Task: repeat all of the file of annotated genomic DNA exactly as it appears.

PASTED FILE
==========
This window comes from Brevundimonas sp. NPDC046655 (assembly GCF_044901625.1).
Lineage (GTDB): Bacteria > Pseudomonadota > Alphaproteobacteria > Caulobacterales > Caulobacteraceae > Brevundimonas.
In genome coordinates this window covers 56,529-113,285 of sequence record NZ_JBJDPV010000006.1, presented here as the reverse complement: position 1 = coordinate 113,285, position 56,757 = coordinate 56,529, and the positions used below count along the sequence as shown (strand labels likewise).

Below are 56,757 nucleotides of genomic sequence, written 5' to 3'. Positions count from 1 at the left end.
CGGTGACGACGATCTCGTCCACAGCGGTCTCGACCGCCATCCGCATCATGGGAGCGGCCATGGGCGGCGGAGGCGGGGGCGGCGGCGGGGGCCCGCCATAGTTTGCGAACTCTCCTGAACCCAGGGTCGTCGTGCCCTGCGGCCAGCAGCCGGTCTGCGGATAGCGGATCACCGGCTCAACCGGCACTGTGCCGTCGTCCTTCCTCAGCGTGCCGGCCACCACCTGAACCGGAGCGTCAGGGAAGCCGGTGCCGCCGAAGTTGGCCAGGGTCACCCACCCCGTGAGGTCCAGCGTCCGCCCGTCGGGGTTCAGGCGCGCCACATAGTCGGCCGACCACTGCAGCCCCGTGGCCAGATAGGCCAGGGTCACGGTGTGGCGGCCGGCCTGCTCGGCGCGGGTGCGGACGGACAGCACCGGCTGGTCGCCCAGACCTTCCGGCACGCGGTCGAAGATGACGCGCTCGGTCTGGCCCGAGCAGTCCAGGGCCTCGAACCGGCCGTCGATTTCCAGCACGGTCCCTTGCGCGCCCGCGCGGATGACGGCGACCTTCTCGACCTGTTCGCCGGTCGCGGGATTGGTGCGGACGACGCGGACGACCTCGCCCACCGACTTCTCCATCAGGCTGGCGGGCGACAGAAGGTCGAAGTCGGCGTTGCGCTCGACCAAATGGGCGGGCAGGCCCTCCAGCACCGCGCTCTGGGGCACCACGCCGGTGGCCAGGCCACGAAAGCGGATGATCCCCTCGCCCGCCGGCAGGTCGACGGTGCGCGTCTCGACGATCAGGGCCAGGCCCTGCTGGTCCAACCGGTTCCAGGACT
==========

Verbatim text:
This window comes from Brevundimonas sp. NPDC046655 (assembly GCF_044901625.1).
Lineage (GTDB): Bacteria > Pseudomonadota > Alphaproteobacteria > Caulobacterales > Caulobacteraceae > Brevundimonas.
In genome coordinates this window covers 56,529-113,285 of sequence record NZ_JBJDPV010000006.1, presented here as the reverse complement: position 1 = coordinate 113,285, position 56,757 = coordinate 56,529, and the positions used below count along the sequence as shown (strand labels likewise).

Below are 56,757 nucleotides of genomic sequence, written 5' to 3'. Positions count from 1 at the left end.
CGGTGACGACGATCTCGTCCACAGCGGTCTCGACCGCCATCCGCATCATGGGAGCGGCCATGGGCGGCGGAGGCGGGGGCGGCGGCGGGGGCCCGCCATAGTTTGCGAACTCTCCTGAACCCAGGGTCGTCGTGCCCTGCGGCCAGCAGCCGGTCTGCGGATAGCGGATCACCGGCTCAACCGGCACTGTGCCGTCGTCCTTCCTCAGCGTGCCGGCCACCACCTGAACCGGAGCGTCAGGGAAGCCGGTGCCGCCGAAGTTGGCCAGGGTCACCCACCCCGTGAGGTCCAGCGTCCGCCCGTCGGGGTTCAGGCGCGCCACATAGTCGGCCGACCACTGCAGCCCCGTGGCCAGATAGGCCAGGGTCACGGTGTGGCGGCCGGCCTGCTCGGCGCGGGTGCGGACGGACAGCACCGGCTGGTCGCCCAGACCTTCCGGCACGCGGTCGAAGATGACGCGCTCGGTCTGGCCCGAGCAGTCCAGGGCCTCGAACCGGCCGTCGATTTCCAGCACGGTCCCTTGCGCGCCCGCGCGGATGACGGCGACCTTCTCGACCTGTTCGCCGGTCGCGGGATTGGTGCGGACGACGCGGACGACCTCGCCCACCGACTTCTCCATCAGGCTGGCGGGCGACAGAAGGTCGAAGTCGGCGTTGCGCTCGACCAAATGGGCGGGCAGGCCCTCCAGCACCGCGCTCTGGGGCACCACGCCGGTGGCCAGGCCACGAAAGCGGATGATCCCCTCGCCCGCCGGCAGGTCGACGGTGCGCGTCTCGACGATCAGGGCCAGGCCCTGCTGGTCCAACCGGTTCCAGGACT